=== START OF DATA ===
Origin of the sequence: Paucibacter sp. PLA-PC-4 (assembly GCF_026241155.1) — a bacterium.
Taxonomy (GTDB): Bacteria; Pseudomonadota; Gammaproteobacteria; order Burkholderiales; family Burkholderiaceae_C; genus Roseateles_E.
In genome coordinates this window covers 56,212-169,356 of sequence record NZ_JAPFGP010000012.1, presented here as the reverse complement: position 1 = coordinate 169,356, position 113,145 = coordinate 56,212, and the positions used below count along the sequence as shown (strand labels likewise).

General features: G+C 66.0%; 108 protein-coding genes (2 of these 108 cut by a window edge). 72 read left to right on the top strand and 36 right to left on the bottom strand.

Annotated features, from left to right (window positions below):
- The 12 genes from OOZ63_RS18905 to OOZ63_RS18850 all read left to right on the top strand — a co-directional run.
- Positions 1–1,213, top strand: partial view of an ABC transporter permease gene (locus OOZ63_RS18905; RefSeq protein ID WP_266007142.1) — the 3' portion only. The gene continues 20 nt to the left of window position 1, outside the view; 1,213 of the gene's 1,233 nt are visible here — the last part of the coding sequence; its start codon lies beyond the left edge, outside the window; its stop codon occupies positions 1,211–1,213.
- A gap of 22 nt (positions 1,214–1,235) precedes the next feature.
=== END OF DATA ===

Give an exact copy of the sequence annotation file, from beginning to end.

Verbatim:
Origin of the sequence: Paucibacter sp. PLA-PC-4 (assembly GCF_026241155.1) — a bacterium.
Taxonomy (GTDB): Bacteria; Pseudomonadota; Gammaproteobacteria; order Burkholderiales; family Burkholderiaceae_C; genus Roseateles_E.
In genome coordinates this window covers 56,212-169,356 of sequence record NZ_JAPFGP010000012.1, presented here as the reverse complement: position 1 = coordinate 169,356, position 113,145 = coordinate 56,212, and the positions used below count along the sequence as shown (strand labels likewise).

General features: G+C 66.0%; 108 protein-coding genes (2 of these 108 cut by a window edge). 72 read left to right on the top strand and 36 right to left on the bottom strand.

Annotated features, from left to right (window positions below):
- The 12 genes from OOZ63_RS18905 to OOZ63_RS18850 all read left to right on the top strand — a co-directional run.
- Positions 1–1,213, top strand: partial view of an ABC transporter permease gene (locus OOZ63_RS18905; RefSeq protein ID WP_266007142.1) — the 3' portion only. The gene continues 20 nt to the left of window position 1, outside the view; 1,213 of the gene's 1,233 nt are visible here — the last part of the coding sequence; its start codon lies beyond the left edge, outside the window; its stop codon occupies positions 1,211–1,213.
- A gap of 22 nt (positions 1,214–1,235) precedes the next feature.